Sunday, December 27, 2009

Poem of the Week: "The Beats," by Charles Bukowski

As many of you already know, I really don't like the Beat generation writers. I find them self-indulgent, annoying, and a bit misogynist. Also, they haven't aged well with time. So when I was reading the last section of Alex Ross's The Rest is Noise, I couldn't help but compare the strange avant-garde composers of the 1950s and 60s with the Ginsbergs and Kerouacs of the same time period. Although Ross obviously has enormous respect for these composers (Cage, Reich, etc.), just the descriptions of their lives annoyed me. I realize that's more my fault than theirs; I've just never been a big fan of the avant-garde or music that's more mechanized than emotional. But anyway, all this put me in the mind of Charles Bukowski's poem "The Beats." Bukowski is not a poet I'm particularly fond of, but every once in a while one of his poems really makes me pause to think. This is one of them.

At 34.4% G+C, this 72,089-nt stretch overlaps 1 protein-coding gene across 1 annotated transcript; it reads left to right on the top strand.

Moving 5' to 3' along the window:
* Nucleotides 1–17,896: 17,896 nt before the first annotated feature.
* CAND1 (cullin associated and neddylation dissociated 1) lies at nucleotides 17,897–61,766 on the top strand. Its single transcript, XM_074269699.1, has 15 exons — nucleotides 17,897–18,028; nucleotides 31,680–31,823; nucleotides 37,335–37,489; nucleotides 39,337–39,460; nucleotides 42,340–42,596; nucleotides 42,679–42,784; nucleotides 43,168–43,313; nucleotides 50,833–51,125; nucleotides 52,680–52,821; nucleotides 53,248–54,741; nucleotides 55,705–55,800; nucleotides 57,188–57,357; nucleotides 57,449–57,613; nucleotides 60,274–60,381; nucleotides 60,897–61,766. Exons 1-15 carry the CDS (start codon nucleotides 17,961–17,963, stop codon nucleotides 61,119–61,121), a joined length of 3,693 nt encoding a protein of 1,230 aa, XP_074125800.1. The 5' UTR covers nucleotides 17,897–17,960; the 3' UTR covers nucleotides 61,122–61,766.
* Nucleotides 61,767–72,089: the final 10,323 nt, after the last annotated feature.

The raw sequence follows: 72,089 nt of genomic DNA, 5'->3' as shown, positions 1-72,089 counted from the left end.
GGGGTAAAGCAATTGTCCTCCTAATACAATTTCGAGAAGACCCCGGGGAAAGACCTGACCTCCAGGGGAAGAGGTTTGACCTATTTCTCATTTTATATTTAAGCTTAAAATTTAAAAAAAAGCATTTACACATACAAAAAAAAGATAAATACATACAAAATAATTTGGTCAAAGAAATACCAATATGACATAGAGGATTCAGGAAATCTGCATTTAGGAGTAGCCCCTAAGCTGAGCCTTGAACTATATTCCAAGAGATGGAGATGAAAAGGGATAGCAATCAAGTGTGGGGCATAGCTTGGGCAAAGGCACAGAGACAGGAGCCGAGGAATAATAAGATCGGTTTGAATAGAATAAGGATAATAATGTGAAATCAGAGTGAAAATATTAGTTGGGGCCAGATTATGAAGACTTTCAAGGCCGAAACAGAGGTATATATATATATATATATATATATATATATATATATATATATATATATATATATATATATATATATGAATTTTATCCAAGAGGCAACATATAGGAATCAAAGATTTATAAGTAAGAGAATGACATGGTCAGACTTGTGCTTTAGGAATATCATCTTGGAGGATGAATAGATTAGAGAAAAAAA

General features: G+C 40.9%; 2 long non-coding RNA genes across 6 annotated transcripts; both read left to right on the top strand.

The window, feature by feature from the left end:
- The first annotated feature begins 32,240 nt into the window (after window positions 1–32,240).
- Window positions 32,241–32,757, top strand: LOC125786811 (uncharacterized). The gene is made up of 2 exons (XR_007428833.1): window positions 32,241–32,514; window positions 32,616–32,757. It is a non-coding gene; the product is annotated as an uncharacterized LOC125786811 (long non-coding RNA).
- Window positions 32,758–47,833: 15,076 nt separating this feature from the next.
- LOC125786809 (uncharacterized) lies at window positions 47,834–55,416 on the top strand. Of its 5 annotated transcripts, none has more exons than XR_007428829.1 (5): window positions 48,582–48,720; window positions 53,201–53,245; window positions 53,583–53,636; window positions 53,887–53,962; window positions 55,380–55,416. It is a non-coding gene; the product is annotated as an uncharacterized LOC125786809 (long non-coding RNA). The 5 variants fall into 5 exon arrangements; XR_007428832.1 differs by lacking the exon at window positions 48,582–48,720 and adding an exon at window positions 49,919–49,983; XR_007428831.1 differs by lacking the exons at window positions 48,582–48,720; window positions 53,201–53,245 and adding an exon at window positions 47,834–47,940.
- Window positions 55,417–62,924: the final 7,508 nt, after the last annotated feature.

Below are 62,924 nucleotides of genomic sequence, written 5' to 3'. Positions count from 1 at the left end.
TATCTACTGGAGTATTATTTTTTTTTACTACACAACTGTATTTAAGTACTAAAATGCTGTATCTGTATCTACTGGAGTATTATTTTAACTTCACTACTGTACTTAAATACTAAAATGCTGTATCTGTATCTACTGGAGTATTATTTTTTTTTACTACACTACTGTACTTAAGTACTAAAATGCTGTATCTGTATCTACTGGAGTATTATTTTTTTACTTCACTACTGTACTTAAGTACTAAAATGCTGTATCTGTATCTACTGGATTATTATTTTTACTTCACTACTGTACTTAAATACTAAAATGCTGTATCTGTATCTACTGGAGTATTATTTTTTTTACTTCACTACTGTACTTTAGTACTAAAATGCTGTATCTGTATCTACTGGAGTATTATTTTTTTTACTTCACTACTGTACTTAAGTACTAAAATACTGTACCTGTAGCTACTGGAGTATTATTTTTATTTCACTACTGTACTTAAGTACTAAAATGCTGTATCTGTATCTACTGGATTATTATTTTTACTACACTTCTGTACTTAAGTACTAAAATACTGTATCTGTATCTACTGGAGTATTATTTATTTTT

The Beats, by Charles Bukowski

some keep trying to connect me with
the beats
but I was vastly unpublished in the
I very much
disliked their vanity and
all that

and when I met most of them
later in my life
I still felt that most of my
feelings toward
were the

some accepted
that; others thought that I
should change my

my viewpoint remained the
same: writing is done
one person
at a time
one place
at a time

and all the gatherings
and tenderings of
proclamations toward the
had very little
to do
with anything.

any one of those
could have made it as a
shoe salesman or a
used car

and they still
instead of bitching about
the change of the fates and
the ways


from the sad university
these hucksters of the
despoiled word
working the
still talking that
dumb shit.

No comments:

Post a Comment